BY DAVID JAMES HEISS
As Bruce Murrill wound down introducing the last of the entrants for Beaumont’s Veterans Day Parade a few weeks ago as they passed by the Beaumont Chamber of Commerce, he made a little announcement: there will be a Cherry Festival this year, and with it, a Cherry Festival Parade.
A loud roar of enthusiasm came back at him.
Murrill, previously a member of the Cherry Festival Committee, is the Beaumont-Cherry Valley Rotary Club’s committee chairman for the Cherry Festival Parade, a role he has overseen since 1987.
The festival had been on hiatus like everything else in light of the COVID-19 pandemic.
This year it set in stone for June 2-5, with the parade taking place the morning of June 4, 2022.
He told the Record Gazette that the carnival will go on as it always has, and that musical acts will be brought back.
“The carnival is back; a lot of these small carnivals went out of business, but we are booked and ready to go,” Murrill said.
As for the concerts that take place at the festival, “The city is looking to have a portable stage; I think they decided that would be a good thing because it can be moved around and is not as expensive” as the city’s previous estimate of $1.3 million for a permanent band shell and stage, Murrill said. “There’s more vendor space, because the pool is gone. We hope the vendors all come back.”
Marcedes Cashmere, spokeswoman for the city, confirmed that it is “The city council’s intention to provide Stewart Park as the venue for the 2022 Cherry Festival,” and though it is working on a masterplan and drawing up engineering designs for the future of Stewart Park, those aims “will not impact hosting the 2022 event.”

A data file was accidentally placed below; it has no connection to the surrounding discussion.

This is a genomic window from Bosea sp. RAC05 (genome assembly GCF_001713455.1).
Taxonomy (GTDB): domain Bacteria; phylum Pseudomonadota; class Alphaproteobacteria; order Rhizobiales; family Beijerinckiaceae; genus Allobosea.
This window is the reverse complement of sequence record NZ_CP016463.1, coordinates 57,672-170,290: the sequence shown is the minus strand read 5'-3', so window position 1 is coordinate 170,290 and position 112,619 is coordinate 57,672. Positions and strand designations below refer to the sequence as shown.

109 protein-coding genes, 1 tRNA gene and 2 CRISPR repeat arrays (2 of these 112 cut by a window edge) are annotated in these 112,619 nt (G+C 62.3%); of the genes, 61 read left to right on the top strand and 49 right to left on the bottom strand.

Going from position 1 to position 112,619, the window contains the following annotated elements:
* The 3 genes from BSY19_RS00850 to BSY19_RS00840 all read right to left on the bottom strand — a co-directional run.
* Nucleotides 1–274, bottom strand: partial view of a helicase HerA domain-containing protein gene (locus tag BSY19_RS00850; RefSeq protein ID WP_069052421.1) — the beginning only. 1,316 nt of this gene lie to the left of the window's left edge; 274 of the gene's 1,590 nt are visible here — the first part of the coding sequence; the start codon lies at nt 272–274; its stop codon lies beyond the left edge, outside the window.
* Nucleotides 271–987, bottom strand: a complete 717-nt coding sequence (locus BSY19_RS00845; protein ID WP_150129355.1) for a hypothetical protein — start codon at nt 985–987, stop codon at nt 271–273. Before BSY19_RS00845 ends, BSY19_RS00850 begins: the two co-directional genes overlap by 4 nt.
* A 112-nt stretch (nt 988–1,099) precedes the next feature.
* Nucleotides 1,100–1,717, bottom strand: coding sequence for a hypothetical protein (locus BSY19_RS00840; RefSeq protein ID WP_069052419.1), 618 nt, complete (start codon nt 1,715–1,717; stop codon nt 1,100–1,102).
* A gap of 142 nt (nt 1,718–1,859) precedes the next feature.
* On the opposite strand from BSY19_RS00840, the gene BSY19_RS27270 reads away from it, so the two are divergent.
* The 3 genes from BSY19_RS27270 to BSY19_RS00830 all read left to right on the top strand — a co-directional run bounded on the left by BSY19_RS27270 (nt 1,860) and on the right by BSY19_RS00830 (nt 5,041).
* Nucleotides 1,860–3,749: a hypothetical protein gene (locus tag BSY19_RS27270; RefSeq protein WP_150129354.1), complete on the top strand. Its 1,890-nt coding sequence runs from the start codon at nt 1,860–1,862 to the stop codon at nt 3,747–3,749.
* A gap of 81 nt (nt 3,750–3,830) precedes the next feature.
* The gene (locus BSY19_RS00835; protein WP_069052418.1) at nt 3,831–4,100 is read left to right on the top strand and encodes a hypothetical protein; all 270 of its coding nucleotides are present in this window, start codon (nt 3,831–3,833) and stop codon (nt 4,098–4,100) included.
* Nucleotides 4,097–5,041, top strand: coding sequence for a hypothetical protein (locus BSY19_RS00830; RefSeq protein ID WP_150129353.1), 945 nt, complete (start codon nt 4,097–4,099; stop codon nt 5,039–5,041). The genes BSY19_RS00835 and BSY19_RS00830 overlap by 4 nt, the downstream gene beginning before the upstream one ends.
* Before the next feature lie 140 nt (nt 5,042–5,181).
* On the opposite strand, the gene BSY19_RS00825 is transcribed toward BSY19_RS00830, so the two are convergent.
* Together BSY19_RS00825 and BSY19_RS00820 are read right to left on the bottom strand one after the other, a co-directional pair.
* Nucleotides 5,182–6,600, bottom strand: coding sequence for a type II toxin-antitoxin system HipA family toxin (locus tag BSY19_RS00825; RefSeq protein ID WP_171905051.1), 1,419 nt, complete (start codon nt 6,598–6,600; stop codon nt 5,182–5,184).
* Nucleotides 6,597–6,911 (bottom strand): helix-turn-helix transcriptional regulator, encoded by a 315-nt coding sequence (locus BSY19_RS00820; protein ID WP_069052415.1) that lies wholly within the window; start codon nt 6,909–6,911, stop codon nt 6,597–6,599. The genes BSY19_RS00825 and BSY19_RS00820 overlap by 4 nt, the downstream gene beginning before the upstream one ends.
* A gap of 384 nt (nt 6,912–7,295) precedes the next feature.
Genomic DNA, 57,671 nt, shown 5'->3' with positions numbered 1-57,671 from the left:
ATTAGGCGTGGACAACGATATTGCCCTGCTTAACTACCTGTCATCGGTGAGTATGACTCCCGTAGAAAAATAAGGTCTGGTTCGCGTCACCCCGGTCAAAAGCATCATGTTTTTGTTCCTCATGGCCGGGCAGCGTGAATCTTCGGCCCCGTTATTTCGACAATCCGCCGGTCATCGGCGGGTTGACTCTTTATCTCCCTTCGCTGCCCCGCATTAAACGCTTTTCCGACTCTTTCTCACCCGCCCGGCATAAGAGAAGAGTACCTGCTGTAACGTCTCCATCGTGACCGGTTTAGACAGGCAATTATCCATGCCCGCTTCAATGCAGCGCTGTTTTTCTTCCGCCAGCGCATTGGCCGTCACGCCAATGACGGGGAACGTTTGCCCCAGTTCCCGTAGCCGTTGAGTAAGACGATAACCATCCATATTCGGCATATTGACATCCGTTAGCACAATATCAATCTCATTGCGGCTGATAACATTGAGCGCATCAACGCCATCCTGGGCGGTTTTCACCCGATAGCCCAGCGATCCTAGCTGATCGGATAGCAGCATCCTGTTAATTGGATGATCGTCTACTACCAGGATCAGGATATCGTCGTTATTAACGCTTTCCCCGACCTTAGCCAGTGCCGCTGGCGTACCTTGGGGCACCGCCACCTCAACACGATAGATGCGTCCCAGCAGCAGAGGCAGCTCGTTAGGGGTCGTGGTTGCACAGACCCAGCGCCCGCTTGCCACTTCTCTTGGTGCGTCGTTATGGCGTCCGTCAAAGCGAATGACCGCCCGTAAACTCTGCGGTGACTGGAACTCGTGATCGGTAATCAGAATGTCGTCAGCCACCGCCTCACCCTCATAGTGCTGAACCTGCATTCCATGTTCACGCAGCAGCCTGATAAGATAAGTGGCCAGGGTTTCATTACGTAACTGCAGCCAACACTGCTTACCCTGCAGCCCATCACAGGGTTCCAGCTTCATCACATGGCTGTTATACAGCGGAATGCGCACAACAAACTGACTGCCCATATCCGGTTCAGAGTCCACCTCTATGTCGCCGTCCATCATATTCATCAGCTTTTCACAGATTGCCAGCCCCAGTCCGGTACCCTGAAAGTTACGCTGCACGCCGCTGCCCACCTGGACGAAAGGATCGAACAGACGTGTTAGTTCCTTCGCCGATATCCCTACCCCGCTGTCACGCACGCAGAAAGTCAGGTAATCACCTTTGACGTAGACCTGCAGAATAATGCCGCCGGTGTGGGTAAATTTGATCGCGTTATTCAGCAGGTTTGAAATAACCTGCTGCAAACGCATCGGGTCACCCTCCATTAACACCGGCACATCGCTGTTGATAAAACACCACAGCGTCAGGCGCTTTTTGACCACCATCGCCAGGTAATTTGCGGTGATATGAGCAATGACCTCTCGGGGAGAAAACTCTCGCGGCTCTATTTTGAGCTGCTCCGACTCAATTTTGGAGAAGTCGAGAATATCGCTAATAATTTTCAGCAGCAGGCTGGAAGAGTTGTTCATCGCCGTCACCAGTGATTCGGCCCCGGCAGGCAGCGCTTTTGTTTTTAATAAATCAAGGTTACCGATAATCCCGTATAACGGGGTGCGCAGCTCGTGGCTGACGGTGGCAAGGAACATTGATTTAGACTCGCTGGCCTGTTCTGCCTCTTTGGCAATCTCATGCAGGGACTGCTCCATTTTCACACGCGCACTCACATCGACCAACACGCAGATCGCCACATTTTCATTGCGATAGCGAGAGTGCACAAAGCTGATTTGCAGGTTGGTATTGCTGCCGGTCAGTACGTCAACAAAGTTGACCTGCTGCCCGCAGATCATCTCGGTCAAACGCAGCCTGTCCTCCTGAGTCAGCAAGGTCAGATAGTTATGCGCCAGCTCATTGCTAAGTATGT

City Manager Todd Parton explained at the Nov. 2 city council meeting the need for a phasing plan to redo Stewart Park, which is the home of the Cherry Festival, in which sections or components of a $3.5 million overhaul of the city’s parks — much of that at Stewart Park — are worked on based on priority, whether the city prefers to get an aquatics center open first to replace the Plunge, which has been demolished, or create space for market nights, for instance.
“We need to look at things we want to do in the park today to make sure it’s as useful and functional today until we get to a point to move them forward. In the conversations we’ve had with the Cherry Festival” the city has explored what the committee needs to see how the city can meet those for an event this year.
“We’ll probably learn was we go through the processes to accommodate these facilities,” Parton said.
As a side note, Parton pointed out that the city discovered through their discussions with the Cherry Festival that it was not always happy with the previous location of where the Pavilion’s former stage was, saying “The stage faces west, so the bands are looking into the sun” during many of the performances. “So, they want to see a north-south orientation for acts,” which would conflict with reorientating where the carnival currently is set up, and will require both entities to come up with a different strategy for future performance space.
Like the Plunge, the Pavilion has also been removed.
A lot of vendors have also gone out of business since the pandemic hit, and so have a lot of carnival companies.
The committee is looking for vendors.
“Everyone looks for carnival, cheaper than Disneyland,” Murrill said.
Buzz Dopf, president of the Cherry Festival, confirmed that Fairfield, Calif.-based Butler Amusements will provide the colorful family rides like wave swingers, zippers, carousels and Ferris wheel that everyone anticipates when they come to a fair.
Butler Amusements carnival is known throughout the area for providing carnivals to events such as the International Date Festival.
“They’re a good outfit, we’ve used them for years,” Dopf says. “We’re hoping for good weather and looking forward to getting this together.”
The last Cherry Festival was in 2019.
“We’ve been doing this for over 30 years, and I’m glad to get into the swing of things and getting this back to the community. The changes will be interesting; we’re hoping for a great crowd,” Dopf said.
Staff Writer David James Heiss is a member of the Beaunont-Cherry Valley Rotary Club.